All of which might well have inspired Kim Jong Un to decide that it's now time to take a break, and head for a pitstop the bargaining table. The problem for the U.S. is that there is no diplomatic deal that would deliver any serious chance of ending North Korea's nuclear program. North Korea's totalitarian system, with its pervasive control and closed society, means there is no way that any deal can be genuinely monitored and enforced from outside. North Korea can let inspectors in, but it can just as readily kick them out. North Korea can promise to shutter its weapons-producing facilities, but it can then unshutter them, or secretly build new ones, and then dare the U.S. to do anything about it. That's how one nuclear deal after another has failed. Repeatedly North Korea has cheated and walked away refreshed and refortified, its pockets stuffed with whatever plunder it can carry from the bargaining table.

Nor is it reassuring that this summit offer comes via the go-between of left-wing South Korean president Moon Jae-in, who seems to be operating on the assumption that eager deference to North Korea will thwart Kim's predatory designs on the South. Last month, Moon ushered Kim Jong Un's sister, Kim Yo Jong, into his VIP box near Vice-President Mike Pence for the opening ceremonies of the Olympics, and then hosted her for lunch at South Korea's presidential Blue House. She delivered an invitation from Kim to Moon for a meeting, and Moon is now planning his own summit with Kim at the Demilitarized Zone, in late April. Early this week, Moon dispatched a high-level South Korean delegation to Pyongyang, where Kim Jong Un hosted them for a four-hour dinner that North Korea's state-run propaganda mouthpiece, the Korean Central News Agency, described as suffused with "a warm atmosphere overflowing with compatriotic feelings." (Should that make anyone feel safer?)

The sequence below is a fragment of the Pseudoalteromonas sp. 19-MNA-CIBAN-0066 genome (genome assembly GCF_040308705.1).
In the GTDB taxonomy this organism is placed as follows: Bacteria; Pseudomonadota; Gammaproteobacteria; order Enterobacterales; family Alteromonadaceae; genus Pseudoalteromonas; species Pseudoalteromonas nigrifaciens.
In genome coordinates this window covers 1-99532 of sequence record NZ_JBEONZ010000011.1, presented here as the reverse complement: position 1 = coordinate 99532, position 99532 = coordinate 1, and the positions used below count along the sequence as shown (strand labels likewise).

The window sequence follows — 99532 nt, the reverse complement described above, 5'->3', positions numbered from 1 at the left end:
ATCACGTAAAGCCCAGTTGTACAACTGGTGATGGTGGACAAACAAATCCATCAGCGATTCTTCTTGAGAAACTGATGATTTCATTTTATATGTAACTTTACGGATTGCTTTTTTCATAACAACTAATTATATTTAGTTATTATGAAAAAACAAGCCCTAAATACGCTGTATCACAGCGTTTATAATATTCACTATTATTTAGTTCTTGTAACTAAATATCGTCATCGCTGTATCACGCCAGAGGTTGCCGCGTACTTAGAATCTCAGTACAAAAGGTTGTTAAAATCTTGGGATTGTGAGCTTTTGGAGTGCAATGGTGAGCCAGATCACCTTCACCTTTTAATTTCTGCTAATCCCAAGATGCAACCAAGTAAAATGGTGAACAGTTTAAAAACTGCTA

The leader of this South Korean delegation, National Security Adviser Chung Eui-Yong, then rushed to Washington to brief Trump on all those overflowing feelings at Kim Jong Un's dinner table, and then briefed the White House press corps on the impending Kim-Trump summit. The Trump administration is promising that this diplomacy will not not blunt its pressure on North Korea. But sanctions tend to erode in any case, and it will  likely become a lot harder to persuade other countries to treat North Korea as a pariah if the American president is personally rubbing elbows with Kim Jong Un.

As I wrote on the blog of the Independent Women's Forum:

It's tempting to interpret all this as evidence that President Trump's campaign of 'maximum pressure,' including tougher sanctions, is finally persuading North Korea to give up its nuclear weapons program. But the far likelier scenario is that North Korea would use any talks not as a road to peace, but as yet another route to an industrial-scale nuclear arsenal with which it could blackmail the U.S. and proceed with its 'compatriotic' ambitions not to sup with South Korea, but to subjugate it.

This is a contest in which the only real triumph for the U.S. and our allies — and for the basic cause of freedom and decency — will come with the end of North Korea's totalitarian regime. The mission needs to be taking Kim down, not chatting him up.